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Predicting DNA Damage



Researchers led by Rebecca Fry at MIT, who is now at the University of North Carolina School of Public Health, have discovered a gene expression signature that can predict how well cells will respond to a DNA damaging agent. Extending this basic work to the clinic could mean better predicting how patients will respond to chemotherapy. The scientists published their findings in the September 19 online edition of the Journal Genes and Development.

Fry and her team assayed 24 bone marrow cell lines from healthy people, dosing the cells with MNNG to examine how they grew when exposed to this DNA-damaging compound that's similar to toxic chemicals found in tobacco smoke and in common chemotherapy agents. "One of the first questions we had was, what's the range of differential response across the healthy human population when exposed to [a] DNA-damaging agent," Fry says, "and one of the first findings that was surprising was how massive the range was in response."

She and her colleagues followed up the cell screens with microarrays to look at gene expression on a genome-wide scale in those cell lines. They used expression patterns to create a detection algorithm for genes associated with drug sensitivity. One goal, Fry says, was to determine whether they could use genomic information to predict how cells would respond to this kind of toxic compound. "If we didn't know their sensitivity score, could we predict it based on their gene expression levels?" she says. Looking at the extreme responding populations, the team found 48 genes that were very different between cells that are resistant to the damaging agent and cells that are sensitive.
Next, the researchers looked at how well the expression of those genes could predict resistance or sensitivity. "We looked only at the gene expression levels of those 48 genes, and we could predict 94 percent of the time how a cell would respond when hit with this DNA damaging agent," Fry says.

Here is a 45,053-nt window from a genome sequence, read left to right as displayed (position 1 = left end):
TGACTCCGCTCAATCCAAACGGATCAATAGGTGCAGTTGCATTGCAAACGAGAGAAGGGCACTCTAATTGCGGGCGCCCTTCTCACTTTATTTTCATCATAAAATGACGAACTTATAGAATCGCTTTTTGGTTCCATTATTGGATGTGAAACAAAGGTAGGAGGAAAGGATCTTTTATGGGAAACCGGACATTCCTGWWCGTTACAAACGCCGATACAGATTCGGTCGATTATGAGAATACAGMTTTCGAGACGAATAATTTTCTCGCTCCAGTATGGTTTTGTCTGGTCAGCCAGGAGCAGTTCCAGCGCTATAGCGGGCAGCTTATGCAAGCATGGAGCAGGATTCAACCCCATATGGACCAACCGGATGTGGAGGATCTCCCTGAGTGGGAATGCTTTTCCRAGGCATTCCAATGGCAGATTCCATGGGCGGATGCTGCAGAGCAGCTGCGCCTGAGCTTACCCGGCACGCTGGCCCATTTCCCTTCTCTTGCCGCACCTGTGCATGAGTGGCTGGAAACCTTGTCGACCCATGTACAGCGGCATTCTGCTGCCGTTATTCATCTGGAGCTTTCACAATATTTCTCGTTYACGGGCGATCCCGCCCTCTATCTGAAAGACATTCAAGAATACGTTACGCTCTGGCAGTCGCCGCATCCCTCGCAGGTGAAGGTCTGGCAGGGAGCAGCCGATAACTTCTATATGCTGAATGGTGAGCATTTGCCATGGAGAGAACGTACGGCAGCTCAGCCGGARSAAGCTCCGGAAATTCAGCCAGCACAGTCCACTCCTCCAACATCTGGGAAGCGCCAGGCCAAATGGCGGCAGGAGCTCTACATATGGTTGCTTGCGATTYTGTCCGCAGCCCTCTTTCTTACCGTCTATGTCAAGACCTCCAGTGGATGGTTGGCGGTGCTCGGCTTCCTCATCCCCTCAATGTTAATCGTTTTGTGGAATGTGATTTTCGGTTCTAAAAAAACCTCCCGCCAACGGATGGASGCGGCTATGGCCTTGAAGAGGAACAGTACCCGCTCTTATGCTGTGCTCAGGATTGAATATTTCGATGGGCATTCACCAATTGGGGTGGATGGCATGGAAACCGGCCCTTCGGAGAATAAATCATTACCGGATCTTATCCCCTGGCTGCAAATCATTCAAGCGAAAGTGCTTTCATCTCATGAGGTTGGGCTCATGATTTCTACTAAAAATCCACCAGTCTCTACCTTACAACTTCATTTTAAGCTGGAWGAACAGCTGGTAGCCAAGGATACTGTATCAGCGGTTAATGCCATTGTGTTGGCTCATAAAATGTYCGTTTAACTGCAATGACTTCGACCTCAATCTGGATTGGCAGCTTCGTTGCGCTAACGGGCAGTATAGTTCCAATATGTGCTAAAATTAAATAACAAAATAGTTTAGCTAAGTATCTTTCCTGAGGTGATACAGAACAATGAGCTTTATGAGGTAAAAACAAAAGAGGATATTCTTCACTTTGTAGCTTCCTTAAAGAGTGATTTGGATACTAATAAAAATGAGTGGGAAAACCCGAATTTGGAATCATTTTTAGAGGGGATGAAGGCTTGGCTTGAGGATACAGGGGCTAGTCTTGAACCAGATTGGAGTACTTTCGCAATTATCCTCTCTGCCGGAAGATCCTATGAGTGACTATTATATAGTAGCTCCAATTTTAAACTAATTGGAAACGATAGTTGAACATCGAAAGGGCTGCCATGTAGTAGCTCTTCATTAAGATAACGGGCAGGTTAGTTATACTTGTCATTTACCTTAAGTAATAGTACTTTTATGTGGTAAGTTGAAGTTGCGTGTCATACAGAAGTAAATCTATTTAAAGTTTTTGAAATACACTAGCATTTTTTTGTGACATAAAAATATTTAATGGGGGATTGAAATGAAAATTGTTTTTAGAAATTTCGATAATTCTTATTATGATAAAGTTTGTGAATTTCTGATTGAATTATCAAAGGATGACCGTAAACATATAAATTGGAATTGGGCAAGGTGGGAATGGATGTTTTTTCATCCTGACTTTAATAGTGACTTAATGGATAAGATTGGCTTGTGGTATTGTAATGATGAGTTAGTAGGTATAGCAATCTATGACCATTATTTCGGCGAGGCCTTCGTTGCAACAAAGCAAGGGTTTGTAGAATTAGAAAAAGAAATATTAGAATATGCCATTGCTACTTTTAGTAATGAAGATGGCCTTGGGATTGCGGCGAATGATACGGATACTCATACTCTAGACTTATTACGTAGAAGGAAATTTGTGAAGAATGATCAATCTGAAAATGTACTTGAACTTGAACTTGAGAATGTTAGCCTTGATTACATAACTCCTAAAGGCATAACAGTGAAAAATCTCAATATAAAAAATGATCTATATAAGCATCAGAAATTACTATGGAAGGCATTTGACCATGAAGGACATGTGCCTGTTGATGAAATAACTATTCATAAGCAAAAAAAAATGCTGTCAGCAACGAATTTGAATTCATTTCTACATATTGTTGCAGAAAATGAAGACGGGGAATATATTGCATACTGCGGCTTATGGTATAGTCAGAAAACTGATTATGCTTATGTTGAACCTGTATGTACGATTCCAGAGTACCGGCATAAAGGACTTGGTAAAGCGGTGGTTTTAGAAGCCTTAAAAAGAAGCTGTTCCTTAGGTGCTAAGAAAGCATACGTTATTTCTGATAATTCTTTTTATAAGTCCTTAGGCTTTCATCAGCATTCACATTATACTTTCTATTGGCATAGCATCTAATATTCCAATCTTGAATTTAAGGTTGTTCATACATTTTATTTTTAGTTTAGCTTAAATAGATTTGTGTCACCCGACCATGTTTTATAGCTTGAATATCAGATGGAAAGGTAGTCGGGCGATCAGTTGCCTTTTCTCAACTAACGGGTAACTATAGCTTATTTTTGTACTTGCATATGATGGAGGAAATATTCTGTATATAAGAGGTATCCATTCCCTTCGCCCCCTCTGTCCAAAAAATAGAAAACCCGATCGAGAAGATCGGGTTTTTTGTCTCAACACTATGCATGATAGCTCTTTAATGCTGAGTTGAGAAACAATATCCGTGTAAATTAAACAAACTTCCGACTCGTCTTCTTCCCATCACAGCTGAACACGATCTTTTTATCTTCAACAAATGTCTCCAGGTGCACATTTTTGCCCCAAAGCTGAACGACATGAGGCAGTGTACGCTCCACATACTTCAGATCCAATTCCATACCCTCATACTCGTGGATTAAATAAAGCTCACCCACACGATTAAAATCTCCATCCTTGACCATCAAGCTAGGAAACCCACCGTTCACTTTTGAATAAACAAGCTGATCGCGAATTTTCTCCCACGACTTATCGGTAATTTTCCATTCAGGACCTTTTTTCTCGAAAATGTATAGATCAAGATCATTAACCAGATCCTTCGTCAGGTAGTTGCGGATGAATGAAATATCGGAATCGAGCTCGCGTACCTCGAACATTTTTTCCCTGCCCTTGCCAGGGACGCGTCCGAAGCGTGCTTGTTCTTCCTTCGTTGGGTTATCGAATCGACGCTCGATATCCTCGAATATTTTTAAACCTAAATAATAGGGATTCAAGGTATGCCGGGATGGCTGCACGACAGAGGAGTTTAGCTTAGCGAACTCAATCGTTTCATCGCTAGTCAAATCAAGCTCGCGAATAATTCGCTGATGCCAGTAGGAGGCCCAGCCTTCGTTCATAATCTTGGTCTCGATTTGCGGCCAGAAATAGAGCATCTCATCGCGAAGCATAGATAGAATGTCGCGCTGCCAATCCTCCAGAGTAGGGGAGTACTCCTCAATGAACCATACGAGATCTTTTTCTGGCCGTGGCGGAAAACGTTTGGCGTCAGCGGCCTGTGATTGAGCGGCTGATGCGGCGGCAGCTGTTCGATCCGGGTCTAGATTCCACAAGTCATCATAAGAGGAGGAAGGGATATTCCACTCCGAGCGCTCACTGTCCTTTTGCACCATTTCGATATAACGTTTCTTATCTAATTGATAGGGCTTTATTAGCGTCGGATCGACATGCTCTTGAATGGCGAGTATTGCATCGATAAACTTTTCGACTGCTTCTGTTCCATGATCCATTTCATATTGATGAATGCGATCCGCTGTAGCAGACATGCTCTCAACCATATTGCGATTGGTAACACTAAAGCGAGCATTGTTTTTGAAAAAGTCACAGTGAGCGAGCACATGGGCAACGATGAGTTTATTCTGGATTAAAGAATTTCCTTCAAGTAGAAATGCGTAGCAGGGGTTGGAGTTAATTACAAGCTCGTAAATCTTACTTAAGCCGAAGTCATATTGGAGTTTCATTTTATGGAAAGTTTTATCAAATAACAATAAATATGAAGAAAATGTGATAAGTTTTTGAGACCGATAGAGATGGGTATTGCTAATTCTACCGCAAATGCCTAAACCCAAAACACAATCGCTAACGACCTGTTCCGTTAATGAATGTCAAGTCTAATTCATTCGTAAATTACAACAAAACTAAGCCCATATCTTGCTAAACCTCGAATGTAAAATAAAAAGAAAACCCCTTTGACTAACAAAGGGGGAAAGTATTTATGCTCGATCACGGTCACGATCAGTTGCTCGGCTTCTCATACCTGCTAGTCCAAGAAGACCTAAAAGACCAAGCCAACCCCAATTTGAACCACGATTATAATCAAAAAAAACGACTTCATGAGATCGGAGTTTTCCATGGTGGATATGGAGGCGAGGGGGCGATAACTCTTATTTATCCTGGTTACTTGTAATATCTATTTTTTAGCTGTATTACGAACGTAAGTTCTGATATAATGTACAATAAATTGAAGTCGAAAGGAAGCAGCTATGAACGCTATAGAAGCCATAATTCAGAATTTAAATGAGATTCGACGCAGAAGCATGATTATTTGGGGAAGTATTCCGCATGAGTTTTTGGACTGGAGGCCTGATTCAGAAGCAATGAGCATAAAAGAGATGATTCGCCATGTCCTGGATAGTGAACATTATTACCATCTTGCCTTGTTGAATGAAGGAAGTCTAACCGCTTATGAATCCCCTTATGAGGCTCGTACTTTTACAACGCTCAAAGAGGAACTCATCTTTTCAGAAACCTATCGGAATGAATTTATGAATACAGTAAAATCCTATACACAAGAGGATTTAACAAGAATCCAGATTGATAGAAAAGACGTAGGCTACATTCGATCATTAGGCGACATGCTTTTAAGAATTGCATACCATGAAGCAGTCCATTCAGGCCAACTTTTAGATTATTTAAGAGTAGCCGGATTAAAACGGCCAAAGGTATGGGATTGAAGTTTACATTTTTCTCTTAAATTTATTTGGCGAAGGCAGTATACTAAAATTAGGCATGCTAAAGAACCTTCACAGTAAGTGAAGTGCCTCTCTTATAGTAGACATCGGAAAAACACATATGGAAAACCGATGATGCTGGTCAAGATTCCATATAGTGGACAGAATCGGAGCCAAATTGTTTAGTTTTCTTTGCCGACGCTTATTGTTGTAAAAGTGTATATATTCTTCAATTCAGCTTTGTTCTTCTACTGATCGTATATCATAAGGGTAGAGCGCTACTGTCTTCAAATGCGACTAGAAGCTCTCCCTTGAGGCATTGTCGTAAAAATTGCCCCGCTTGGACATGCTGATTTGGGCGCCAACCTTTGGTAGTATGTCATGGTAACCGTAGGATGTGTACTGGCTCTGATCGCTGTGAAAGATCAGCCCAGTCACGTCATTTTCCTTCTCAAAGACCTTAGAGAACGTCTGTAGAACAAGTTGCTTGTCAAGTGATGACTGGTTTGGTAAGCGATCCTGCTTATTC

Taking a closer look at that panel of 48 genes, the scientists weren't surprised to find MGMT among them. "MGMT is currently used in the clinic as a diagnostic indicator of how tumor cells will respond to chemotherapeutics," Fry says. Another gene that they found was C21ORF56, which is located on chromosome 21 and encodes for a protein whose function is still unknown. When they knocked down C21ORF56, they were able to make the cells more sensitive to the MNNG agent. A third gene, MYH, showed the opposite effect: when it was knocked down, it made cells more resistant. "By controlling their expression, we actually show that not only can their expression be used as an indicator — a biomarker of how cells respond to exposure — but by changing their expression you can change cell responses to this DNA-damaging agent," Fry says.

In terms of clinical application, this signature panel could be used as a better way to predict who will or won't respond to chemotherapy. Moreover, it could be applied to the level of tumor. If a tumor's gene expression profile shows a resistant pattern, "that tumor wouldn't respond well to treatment with a chemotherapeutic that generates this type of DNA damage," Fry says. Additionally, a signature like this could be used in more subtle ways. "Depending on how [a person] is expressing this panel of genes, [it] could be [an] indicator of potential susceptible populations to various environmental exposures," she says.

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